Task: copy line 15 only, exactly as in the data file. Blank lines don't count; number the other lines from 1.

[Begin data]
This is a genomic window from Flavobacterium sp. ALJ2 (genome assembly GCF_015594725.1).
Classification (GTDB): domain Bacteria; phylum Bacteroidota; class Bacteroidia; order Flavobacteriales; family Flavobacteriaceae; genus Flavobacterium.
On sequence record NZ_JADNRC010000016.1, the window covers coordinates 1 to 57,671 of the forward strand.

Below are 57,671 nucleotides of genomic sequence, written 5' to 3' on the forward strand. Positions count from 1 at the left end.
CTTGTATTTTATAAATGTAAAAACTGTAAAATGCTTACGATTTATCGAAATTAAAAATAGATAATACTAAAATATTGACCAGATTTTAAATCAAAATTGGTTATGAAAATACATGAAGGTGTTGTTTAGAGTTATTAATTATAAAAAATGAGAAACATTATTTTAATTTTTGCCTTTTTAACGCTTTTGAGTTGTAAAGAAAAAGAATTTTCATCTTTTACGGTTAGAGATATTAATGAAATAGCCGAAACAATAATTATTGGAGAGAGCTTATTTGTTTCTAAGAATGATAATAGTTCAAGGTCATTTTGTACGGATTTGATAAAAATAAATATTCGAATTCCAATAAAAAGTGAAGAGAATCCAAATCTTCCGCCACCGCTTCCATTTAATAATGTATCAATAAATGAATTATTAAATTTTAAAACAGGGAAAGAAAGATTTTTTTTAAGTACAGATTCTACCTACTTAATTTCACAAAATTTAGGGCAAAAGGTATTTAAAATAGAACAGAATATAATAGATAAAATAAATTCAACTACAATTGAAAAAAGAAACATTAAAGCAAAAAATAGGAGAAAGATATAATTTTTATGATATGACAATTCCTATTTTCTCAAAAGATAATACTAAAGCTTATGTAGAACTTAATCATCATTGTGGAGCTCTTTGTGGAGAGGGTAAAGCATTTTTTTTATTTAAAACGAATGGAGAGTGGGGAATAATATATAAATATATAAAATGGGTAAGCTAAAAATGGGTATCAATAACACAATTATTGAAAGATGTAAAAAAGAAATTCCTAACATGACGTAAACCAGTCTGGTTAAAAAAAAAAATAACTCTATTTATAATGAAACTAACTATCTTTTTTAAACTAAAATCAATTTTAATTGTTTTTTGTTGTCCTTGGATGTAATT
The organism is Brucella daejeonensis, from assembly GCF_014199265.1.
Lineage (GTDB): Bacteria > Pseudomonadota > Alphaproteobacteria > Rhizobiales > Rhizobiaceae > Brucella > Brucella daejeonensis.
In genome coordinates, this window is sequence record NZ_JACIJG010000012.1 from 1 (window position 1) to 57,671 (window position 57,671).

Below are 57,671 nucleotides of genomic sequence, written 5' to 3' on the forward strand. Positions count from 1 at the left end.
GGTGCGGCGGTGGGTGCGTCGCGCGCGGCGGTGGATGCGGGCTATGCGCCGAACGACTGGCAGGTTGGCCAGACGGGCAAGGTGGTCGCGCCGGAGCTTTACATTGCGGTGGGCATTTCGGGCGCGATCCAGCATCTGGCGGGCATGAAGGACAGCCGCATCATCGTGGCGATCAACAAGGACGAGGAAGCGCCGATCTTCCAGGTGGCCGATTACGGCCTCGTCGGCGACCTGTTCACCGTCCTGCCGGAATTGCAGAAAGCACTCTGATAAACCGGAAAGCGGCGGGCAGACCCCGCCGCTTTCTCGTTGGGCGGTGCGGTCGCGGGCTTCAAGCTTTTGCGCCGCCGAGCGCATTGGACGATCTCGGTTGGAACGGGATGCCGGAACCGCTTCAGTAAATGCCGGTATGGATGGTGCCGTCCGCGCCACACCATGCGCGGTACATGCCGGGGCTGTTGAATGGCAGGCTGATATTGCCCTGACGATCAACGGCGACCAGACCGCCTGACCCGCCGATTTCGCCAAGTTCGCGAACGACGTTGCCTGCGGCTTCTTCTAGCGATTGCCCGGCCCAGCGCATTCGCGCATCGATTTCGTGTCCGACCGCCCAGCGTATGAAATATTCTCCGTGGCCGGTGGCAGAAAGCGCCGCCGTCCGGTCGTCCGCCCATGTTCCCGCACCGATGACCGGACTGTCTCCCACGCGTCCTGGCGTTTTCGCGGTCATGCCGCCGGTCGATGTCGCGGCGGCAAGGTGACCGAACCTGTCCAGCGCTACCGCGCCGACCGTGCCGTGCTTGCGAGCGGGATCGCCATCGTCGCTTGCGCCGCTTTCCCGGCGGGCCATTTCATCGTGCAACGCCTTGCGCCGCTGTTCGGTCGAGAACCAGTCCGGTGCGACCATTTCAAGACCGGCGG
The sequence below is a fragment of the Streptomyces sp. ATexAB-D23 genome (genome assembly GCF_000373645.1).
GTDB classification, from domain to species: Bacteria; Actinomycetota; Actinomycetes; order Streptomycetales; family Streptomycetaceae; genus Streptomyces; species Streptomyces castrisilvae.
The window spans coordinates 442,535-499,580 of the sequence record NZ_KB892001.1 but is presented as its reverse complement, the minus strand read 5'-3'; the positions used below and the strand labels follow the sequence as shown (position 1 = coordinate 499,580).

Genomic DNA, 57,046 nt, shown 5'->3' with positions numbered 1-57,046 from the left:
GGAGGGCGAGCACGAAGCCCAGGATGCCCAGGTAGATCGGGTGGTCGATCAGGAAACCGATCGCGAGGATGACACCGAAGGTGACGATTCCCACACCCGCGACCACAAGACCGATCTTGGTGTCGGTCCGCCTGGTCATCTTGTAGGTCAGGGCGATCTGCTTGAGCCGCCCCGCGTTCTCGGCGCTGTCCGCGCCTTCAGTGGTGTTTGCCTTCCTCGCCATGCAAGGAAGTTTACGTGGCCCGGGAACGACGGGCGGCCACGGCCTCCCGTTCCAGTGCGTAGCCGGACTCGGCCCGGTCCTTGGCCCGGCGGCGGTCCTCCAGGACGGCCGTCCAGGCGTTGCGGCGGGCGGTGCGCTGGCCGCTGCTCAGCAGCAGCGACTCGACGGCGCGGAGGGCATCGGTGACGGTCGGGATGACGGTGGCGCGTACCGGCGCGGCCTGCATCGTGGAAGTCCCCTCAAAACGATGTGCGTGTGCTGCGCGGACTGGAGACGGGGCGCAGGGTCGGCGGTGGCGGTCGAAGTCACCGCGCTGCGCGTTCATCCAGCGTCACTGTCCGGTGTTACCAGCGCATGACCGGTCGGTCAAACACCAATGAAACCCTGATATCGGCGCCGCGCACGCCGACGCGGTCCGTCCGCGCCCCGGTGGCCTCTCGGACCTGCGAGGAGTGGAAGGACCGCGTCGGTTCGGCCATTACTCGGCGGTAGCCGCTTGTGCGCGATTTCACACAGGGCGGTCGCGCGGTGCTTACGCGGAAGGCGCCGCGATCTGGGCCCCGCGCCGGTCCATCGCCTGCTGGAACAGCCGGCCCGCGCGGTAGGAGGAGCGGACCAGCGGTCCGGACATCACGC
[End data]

GGAGGGCGAGCACGAAGCCCAGGATGCCCAGGTAGATCGGGTGGTCGATCAGGAAACCGATCGCGAGGATGACACCGAAGGTGACGATTCCCACACCCGCGACCACAAGACCGATCTTGGTGTCGGTCCGCCTGGTCATCTTGTAGGTCAGGGCGATCTGCTTGAGCCGCCCCGCGTTCTCGGCGCTGTCCGCGCCTTCAGTGGTGTTTGCCTTCCTCGCCATGCAAGGAAGTTTACGTGGCCCGGGAACGACGGGCGGCCACGGCCTCCCGTTCCAGTGCGTAGCCGGACTCGGCCCGGTCCTTGGCCCGGCGGCGGTCCTCCAGGACGGCCGTCCAGGCGTTGCGGCGGGCGGTGCGCTGGCCGCTGCTCAGCAGCAGCGACTCGACGGCGCGGAGGGCATCGGTGACGGTCGGGATGACGGTGGCGCGTACCGGCGCGGCCTGCATCGTGGAAGTCCCCTCAAAACGATGTGCGTGTGCTGCGCGGACTGGAGACGGGGCGCAGGGTCGGCGGTGGCGGTCGAAGTCACCGCGCTGCGCGTTCATCCAGCGTCACTGTCCGGTGTTACCAGCGCATGACCGGTCGGTCAAACACCAATGAAACCCTGATATCGGCGCCGCGCACGCCGACGCGGTCCGTCCGCGCCCCGGTGGCCTCTCGGACCTGCGAGGAGTGGAAGGACCGCGTCGGTTCGGCCATTACTCGGCGGTAGCCGCTTGTGCGCGATTTCACACAGGGCGGTCGCGCGGTGCTTACGCGGAAGGCGCCGCGATCTGGGCCCCGCGCCGGTCCATCGCCTGCTGGAACAGCCGGCCCGCGCGGTAGGAGGAGCGGACCAGCGGTCCGGACATCACGC